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Retired Secret Service agent challenges JFK ‘magic bullet’ theory, says he removed it from limo

Former U.S. Secret Service Agent Paul Landis in a forthcoming book and recent interview has appeared to challenge the long-held conclusion by the Warren Commission that a proverbial “magic bullet” killed John F. Kennedy on November 22, 1963 in Dallas.

Following the assassination, President Lyndon Johnson dispatched a commission led by then-Supreme Court Chief Justice Earl Warren to investigate the crime. 

Then-future Pennsylvania Sen. Arlen Specter, who was on the commission’s staff, is widely credited with formulating the single-bullet theory – that several of the wounds to Kennedy and Texas Democratic Gov. John Connally were caused by the same round.

FOX News host Jesse Watters reported Landis had discovered a bullet still intact and lodged in the leather rear seat of the presidential vehicle. He pocketed the round amid the chaos and later placed it on Kennedy’s stretcher after arriving at Parkland Hospital.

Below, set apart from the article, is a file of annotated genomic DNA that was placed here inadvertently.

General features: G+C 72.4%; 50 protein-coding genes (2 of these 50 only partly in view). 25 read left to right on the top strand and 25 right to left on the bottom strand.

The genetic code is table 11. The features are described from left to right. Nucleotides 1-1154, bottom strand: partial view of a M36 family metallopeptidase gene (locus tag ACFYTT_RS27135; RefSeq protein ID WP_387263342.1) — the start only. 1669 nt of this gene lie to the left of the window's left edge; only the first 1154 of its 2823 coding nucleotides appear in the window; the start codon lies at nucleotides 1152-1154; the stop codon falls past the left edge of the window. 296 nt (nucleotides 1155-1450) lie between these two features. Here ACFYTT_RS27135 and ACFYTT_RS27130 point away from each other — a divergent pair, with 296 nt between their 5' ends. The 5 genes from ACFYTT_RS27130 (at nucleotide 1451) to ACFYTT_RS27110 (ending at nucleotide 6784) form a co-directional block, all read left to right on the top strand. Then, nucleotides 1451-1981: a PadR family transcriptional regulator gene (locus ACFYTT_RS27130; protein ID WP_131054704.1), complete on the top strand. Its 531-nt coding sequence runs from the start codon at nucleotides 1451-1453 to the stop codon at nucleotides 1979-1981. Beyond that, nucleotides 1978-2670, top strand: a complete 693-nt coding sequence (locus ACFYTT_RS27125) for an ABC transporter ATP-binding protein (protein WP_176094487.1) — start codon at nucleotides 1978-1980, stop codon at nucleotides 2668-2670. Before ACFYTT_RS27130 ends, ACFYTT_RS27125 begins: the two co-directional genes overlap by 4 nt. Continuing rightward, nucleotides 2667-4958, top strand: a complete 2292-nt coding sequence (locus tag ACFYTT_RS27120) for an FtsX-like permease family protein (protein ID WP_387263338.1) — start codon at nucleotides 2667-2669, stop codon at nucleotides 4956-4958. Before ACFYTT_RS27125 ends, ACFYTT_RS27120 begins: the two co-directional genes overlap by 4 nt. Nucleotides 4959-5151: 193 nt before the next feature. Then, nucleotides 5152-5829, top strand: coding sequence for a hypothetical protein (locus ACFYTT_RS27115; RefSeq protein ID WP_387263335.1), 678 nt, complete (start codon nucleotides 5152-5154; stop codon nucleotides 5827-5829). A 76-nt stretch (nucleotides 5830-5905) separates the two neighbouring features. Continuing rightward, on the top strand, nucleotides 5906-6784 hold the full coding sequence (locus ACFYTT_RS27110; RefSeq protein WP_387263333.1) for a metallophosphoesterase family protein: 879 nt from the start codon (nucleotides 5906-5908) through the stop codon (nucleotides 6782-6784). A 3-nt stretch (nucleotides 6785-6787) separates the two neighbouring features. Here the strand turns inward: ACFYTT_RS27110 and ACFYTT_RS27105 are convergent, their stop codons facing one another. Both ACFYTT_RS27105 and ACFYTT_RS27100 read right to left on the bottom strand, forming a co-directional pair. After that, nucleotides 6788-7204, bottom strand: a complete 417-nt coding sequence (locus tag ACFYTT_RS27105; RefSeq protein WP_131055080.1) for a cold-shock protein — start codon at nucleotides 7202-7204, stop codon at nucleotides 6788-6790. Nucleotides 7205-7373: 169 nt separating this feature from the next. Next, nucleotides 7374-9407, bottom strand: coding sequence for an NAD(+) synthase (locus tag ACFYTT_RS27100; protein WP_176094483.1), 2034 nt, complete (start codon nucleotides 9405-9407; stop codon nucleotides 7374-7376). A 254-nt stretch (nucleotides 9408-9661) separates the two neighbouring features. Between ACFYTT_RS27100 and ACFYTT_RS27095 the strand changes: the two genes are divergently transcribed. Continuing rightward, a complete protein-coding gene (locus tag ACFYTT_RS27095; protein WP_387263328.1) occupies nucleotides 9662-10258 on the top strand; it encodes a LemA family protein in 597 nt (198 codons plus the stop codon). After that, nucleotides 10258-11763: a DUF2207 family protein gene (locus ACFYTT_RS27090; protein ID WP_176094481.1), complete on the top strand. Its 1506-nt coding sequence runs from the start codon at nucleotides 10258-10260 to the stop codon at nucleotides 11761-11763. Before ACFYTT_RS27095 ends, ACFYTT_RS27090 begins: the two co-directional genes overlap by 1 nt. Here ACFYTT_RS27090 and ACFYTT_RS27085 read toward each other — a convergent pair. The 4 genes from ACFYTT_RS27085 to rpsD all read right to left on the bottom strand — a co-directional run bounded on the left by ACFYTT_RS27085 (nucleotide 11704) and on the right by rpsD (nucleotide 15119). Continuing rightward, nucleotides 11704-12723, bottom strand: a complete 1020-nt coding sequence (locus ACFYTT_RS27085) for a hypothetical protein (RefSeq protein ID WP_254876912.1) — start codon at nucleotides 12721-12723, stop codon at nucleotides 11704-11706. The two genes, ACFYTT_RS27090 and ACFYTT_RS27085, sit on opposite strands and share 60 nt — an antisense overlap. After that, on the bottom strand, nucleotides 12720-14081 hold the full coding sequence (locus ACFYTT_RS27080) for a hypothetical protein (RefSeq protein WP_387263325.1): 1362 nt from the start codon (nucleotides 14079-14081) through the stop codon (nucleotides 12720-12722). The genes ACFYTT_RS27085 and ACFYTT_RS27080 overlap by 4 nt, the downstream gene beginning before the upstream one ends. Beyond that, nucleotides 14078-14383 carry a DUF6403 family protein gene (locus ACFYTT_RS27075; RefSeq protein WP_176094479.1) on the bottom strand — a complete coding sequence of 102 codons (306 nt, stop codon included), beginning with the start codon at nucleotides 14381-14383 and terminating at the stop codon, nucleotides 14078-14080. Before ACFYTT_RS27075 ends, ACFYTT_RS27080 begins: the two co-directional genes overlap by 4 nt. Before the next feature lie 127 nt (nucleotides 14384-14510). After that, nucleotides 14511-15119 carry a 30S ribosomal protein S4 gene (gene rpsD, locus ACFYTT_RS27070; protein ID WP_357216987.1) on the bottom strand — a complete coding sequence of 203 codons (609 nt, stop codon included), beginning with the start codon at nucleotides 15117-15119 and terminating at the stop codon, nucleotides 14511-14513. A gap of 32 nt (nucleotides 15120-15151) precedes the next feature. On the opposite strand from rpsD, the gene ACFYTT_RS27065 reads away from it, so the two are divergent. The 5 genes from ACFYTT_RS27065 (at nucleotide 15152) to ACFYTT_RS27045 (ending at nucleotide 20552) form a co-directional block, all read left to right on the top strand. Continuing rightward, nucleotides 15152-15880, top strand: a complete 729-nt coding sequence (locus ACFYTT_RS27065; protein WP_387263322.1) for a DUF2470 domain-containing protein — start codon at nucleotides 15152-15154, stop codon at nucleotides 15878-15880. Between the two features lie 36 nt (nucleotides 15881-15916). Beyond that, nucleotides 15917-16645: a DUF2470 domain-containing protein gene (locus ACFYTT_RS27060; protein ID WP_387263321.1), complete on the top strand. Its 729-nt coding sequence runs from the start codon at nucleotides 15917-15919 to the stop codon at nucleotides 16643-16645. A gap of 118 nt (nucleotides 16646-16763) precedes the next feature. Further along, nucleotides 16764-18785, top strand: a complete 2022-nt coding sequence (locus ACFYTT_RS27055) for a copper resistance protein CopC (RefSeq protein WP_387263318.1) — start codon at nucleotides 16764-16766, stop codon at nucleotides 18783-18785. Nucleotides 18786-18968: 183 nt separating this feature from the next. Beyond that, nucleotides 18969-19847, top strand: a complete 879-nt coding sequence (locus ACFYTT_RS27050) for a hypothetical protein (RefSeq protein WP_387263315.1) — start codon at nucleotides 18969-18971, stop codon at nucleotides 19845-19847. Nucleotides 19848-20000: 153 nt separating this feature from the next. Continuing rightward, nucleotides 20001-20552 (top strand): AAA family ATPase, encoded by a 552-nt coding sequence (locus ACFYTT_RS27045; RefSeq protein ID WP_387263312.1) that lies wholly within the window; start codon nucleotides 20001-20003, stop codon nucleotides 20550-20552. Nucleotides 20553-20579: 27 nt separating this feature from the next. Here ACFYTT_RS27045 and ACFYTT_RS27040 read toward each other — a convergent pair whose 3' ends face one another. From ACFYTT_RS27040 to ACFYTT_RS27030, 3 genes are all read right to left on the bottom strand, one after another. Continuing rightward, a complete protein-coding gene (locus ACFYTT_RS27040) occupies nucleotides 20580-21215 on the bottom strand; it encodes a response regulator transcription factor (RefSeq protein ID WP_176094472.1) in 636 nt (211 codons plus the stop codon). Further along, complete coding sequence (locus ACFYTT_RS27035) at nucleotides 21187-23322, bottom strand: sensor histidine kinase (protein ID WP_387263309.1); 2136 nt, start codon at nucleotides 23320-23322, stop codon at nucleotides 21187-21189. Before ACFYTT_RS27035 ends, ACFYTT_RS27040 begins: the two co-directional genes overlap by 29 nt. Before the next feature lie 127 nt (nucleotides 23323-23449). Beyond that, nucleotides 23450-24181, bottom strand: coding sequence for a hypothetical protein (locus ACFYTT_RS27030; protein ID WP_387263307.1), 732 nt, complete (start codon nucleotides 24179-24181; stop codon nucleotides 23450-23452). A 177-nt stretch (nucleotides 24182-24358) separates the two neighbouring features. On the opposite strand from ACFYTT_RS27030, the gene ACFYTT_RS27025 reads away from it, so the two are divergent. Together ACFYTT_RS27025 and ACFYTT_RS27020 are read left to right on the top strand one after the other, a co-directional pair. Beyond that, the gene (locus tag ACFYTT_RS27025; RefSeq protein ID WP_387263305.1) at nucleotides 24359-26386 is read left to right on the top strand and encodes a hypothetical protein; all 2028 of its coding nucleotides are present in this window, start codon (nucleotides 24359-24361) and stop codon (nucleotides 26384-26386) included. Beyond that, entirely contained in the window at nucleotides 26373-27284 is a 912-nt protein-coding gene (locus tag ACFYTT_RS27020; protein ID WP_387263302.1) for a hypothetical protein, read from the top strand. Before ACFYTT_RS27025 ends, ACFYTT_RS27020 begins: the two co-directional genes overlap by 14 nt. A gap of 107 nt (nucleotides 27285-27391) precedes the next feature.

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On “The Story” Monday afternoon, Kennedy campaign manager Dennis Kucinich – a former Ohio Democratic congressman – said the incident plus Kennedy’s family history of assassinations is even more reason why President Biden should approve Secret Service protection for him.

“We do not want to go through what this country went through when President Kennedy was assassinated,” Kucinich said, adding that then-Sen. Barack Obama, D-Ill., received USSS protection much earlier than the semi-standard 120-day window.

The Secret Service has said it cannot independently deem which individuals are to be protected.

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Charles Creitz is a reporter for Fox News Digital. 

He joined Fox News in 2013 as a writer and production assistant. 

Charles covers media, politics and culture for Fox News Digital.

Charles is a Pennsylvania native and graduated from Temple University with a B.A. in Broadcast Journalism. Story tips can be sent to


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